Electoral Chair’s Seminar – 14 February

Regional Divides and Electoral Dynamics in Western Democracies

Valentin Pautonnier-Université de Montréal

The literature is increasingly focusing on the regional disparities within Western democracies, which appear to be growing and exerting more influence on individual voting patterns. The notable rise of populist parties in Europe at the local level often serves as a prime example of this trend. Conversely, literature on “nationalization” suggests that parties are not inclined to maintain highly unequal distributions over the long run.

By employing equality and concentration indices across France, Denmark, Germany, and the UK, my analysis reveals that voting patterns have become less evenly distributed compared to two decades ago. Third parties emerge as the primary factor behind this trend, although their distribution may not necessarily become more unequal over time. Furthermore, models indicate that an unequal distribution of support ultimately undermines parties’ long-term prospects for success. These conclusions shed light on why populist parties try to normalize and expand their geographical support. They underscore the significance of equal distribution of electoral support for the long-term viability of political parties.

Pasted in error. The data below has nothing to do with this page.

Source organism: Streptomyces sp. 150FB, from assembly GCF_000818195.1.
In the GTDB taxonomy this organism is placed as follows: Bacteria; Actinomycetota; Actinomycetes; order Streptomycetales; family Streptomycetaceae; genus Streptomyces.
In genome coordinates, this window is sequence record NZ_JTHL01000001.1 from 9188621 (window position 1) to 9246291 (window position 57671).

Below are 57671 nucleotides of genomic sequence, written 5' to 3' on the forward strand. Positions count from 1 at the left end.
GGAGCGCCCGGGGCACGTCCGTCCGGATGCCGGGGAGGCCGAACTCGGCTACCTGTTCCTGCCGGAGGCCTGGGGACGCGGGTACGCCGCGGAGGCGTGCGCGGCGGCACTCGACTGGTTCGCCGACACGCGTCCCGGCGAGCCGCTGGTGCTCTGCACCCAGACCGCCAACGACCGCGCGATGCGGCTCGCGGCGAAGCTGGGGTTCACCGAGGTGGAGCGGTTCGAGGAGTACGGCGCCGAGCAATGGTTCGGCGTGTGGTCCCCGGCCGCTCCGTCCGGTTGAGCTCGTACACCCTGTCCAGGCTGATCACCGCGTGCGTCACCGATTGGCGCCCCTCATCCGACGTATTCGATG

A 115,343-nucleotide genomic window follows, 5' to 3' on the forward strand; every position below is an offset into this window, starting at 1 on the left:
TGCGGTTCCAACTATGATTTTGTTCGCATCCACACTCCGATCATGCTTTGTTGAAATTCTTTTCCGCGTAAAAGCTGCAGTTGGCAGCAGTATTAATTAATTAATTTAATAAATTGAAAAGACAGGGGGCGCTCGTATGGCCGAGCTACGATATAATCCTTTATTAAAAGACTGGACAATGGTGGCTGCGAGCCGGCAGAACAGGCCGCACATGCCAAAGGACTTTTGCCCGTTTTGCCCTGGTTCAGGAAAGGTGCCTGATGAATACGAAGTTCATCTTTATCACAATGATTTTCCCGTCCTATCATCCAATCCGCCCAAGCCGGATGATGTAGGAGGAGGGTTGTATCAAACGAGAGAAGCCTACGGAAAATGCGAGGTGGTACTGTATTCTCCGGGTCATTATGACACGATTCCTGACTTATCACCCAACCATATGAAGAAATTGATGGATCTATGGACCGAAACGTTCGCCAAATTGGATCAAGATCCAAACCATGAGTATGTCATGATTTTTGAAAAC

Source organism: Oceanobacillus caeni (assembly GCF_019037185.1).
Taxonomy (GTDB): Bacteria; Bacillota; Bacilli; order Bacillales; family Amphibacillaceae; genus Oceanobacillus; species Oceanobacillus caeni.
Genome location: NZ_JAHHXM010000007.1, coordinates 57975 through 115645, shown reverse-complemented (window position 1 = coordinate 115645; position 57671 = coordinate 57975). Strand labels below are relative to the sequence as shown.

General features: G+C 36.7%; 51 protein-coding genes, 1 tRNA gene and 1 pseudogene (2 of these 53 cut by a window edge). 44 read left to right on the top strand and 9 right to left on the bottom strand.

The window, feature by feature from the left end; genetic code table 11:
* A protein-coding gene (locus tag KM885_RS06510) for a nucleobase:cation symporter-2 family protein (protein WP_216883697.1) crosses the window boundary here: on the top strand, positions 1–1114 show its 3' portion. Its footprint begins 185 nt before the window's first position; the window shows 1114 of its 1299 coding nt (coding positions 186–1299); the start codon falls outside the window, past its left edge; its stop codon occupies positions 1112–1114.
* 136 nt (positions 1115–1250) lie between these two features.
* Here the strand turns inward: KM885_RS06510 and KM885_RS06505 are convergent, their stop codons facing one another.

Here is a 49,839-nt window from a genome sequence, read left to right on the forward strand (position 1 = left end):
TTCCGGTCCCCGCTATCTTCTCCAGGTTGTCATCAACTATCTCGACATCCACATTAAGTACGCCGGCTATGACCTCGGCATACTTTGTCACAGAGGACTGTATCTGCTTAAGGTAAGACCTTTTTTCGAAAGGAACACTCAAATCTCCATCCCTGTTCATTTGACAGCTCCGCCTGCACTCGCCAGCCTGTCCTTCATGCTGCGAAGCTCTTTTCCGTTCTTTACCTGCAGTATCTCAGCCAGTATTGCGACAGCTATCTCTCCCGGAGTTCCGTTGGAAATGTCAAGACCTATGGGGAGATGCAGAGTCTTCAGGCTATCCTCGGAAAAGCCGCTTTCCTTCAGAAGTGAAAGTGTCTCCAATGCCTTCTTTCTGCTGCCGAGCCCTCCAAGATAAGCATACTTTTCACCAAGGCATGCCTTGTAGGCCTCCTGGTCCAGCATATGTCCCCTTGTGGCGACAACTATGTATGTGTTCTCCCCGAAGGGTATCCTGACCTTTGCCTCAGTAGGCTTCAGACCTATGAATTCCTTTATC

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This content has been updated on 7 February 2024 at 21 h 23 min.